11am-6pm / £30 / £20 for students
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A joint symposium organised by Turner Contemporary with Tate St Ives, alongside a major Patrick Heron retrospective exhibition at both venues.
Patrick Heron (1920–99) is widely recognised as one of the most important and innovative figures in 20th century British art. Despite broadening interest in his diverse and prolific activity, this will be the first retrospective exhibition of Heron’s work in the UK for 20 years; showing the full range of his paintings from 1943 to 1996.
This is a timely moment to address Heron’s achievement and make it available for a new generation. The exhibition will unlock new insights and fresh perspectives on the abstract painting of space and colour that Heron developed; introducing new and diverse audiences in both venues to his singular oeuvre.
A one-day symposium in Margate will expand on the themes and lines of enquiry proposed by the exhibition and accompanying catalogue, considering Heron’s art within its particular art historical context as well as through a contemporary lens. It will reconsider Heron’s contribution to 20th century British and international art, as well as taking his art practice (and writing) as the starting point for a broader exploration of the role of formalism in painting today. Finally, it will hone in on the late 1980s-90s, when Heron’s art was reinvigorated after a period of crisis, offering a fresh appraisal of his final decade. With contributions from art historians, academics, writers and crucially, other artists, it will unlock new insights for those with a specialist knowledge of the subject as well as those with a more general interest in Heron’s work.
Thursday 22 November, 5.30pm - 7.00pm
Welcome and drinks reception followed by a tour of the exhibition led by the curators.
Friday 23 November, 10.30am - 5.00pm
10.30-11.00 - Registration and refreshments
11.00-11.15 - Welcome and introduction to the day
11.15-11.50 - Curating Patrick Heron
Andrew Wilson, Senior Curator, Modern and Contemporary British Art and Archives
The Patrick Heron exhibition provides a rare opportunity to experience the scope and ambitious scale of Heron’s painting as well as his consistent attachment to the subject of colour. Rather than a conventional retrospective, the show is a succession of spaces, juxtaposing works from the full breadth of Heron’s career to encourage a new understanding of his achievements as an artist. Andrew Wilson introduces to the curatorial approach to the exhibition and considers Patrick Heron’s engagement with European and transatlantic culture.
12.00-12.30 - The time to look, the ‘moment’ to paint
Sara Matson, Curator, Tate St Ives
Sara Matson will explore notions of time and experience in Patrick Heron’s painting. Her paper will expand from the specific elements of time attached to the works in relation to the mutability of experience from the perspective of both the artist and the viewer.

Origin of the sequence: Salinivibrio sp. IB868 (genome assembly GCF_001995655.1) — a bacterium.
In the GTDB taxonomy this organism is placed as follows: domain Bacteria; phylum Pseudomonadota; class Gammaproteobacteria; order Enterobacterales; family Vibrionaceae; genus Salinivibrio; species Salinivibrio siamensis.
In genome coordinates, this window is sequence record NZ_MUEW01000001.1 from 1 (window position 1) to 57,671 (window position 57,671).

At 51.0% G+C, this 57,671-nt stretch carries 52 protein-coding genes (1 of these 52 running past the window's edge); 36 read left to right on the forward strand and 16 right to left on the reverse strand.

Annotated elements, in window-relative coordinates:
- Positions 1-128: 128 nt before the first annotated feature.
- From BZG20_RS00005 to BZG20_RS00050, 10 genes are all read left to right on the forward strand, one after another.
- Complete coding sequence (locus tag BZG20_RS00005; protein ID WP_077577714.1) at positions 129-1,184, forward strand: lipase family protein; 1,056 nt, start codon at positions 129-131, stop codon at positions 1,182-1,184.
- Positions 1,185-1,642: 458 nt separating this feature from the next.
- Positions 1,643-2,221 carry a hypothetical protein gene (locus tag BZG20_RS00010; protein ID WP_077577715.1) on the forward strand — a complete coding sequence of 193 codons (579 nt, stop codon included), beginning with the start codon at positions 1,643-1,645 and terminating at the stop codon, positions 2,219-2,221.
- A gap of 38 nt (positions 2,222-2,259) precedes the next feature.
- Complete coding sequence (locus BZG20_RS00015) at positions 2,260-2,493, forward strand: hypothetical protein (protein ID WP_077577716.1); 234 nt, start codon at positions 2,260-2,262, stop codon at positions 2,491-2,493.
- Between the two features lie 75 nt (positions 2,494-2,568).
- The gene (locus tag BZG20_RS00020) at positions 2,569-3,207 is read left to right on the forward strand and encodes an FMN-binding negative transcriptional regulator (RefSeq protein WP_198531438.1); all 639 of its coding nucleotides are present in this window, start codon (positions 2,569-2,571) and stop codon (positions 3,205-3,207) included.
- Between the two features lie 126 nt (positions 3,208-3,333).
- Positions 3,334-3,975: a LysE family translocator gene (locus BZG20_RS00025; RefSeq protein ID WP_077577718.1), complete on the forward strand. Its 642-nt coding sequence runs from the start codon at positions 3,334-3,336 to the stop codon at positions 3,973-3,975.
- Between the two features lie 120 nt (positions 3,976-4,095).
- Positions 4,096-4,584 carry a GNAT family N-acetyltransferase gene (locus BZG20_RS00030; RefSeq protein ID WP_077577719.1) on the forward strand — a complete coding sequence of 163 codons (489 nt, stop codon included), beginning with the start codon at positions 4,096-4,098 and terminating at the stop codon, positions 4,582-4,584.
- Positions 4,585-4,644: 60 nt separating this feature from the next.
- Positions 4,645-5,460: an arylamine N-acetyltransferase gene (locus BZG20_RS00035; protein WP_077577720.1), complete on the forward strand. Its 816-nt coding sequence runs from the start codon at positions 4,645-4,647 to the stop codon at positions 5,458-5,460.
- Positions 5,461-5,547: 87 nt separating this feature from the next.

12.45-14.00 - Lunch
Includes time to view the exhibition in the first floor galleries
14.00-14.35 - Patrick Heron in the 1980s and 90s: ‘Big Paintings'
Jenni Lomax, a freelance Curator and former Director of Camden Arts Centre, London; Mel Gooding, an art historian, writer and curator who has written extensively on the art of Patrick Heron
One way of characterising Heron’s career is as a series of shifts in approach that, as the historian Alan Bowness observed, chart a movement ‘from thesis to antithesis to synthesis in an everlasting sequence’. Heron characterised this as 'changes of gear’ that underlined the moves he made in the early 1980s to a more vigorous painting that expressed a relationship between an experience of visual reality and an expression of pictorial reality in more ambitious ways than before. This vision was realised most completely in a series of Garden paintings in the late 1980s/early1990s and the creation of a suite of ‘Big Paintings' for a 1994 exhibition at Camden Arts Centre. A discussion between Jenni Lomax and Mel Gooding discuss the nature of the work of this period, also touching on Heron’s late gouaches, included in this exhibition for the first time.
14.45-15.15 - Formalism: was it so bad?
Matthew Collings is a critic, writer, broadcaster and artist.
Formalism is a contentious term in relation to contemporary practice, yet it offers an approach to current abstract art that is potentially rich and still valid. In a paper expanding on his contribution to the exhibition catalogue, Matthew Collings will explore formalism in relation to Heron as well as asking what place formalism has now.
15.30 -15.50 - Break (refreshments provided)
15.50-16.30 - Crisis in the Art Schools: Patrick Heron and arts education
A conversation between Michael McNay, Anna McNay and Katharine Heron
Although he didn’t receive a formal art school education Heron was a passionate advocate for art schools and campaigned against the proposed merger of 17 independent colleges of art into polytechnics in the late 1960s and 70s. In 1973 he took part in a symposium on arts education at the University of Kent.
In this discussion, the founding arts editor (1970-75) of The Guardian, Michael McNay, will discuss Heron’s campaign in support of the independence of publicly funded art schools with arts writer and editor Anna McNay, and Katharine Heron, Professor of Architecture at the University of Westminster.
They will reflect on the role and status of art education today and Patrick Heron’s enduring legacy, not only as an artist, but also as an important campaigner for art education and art schools over two decades.
16.30 - Closing remarks and drinks
17.00 - Close
The Patrick Heron exhibition is organised by Turner Contemporary in association with Tate St Ives.
Supported by the Paul Mellon Centre for Studies in British Art
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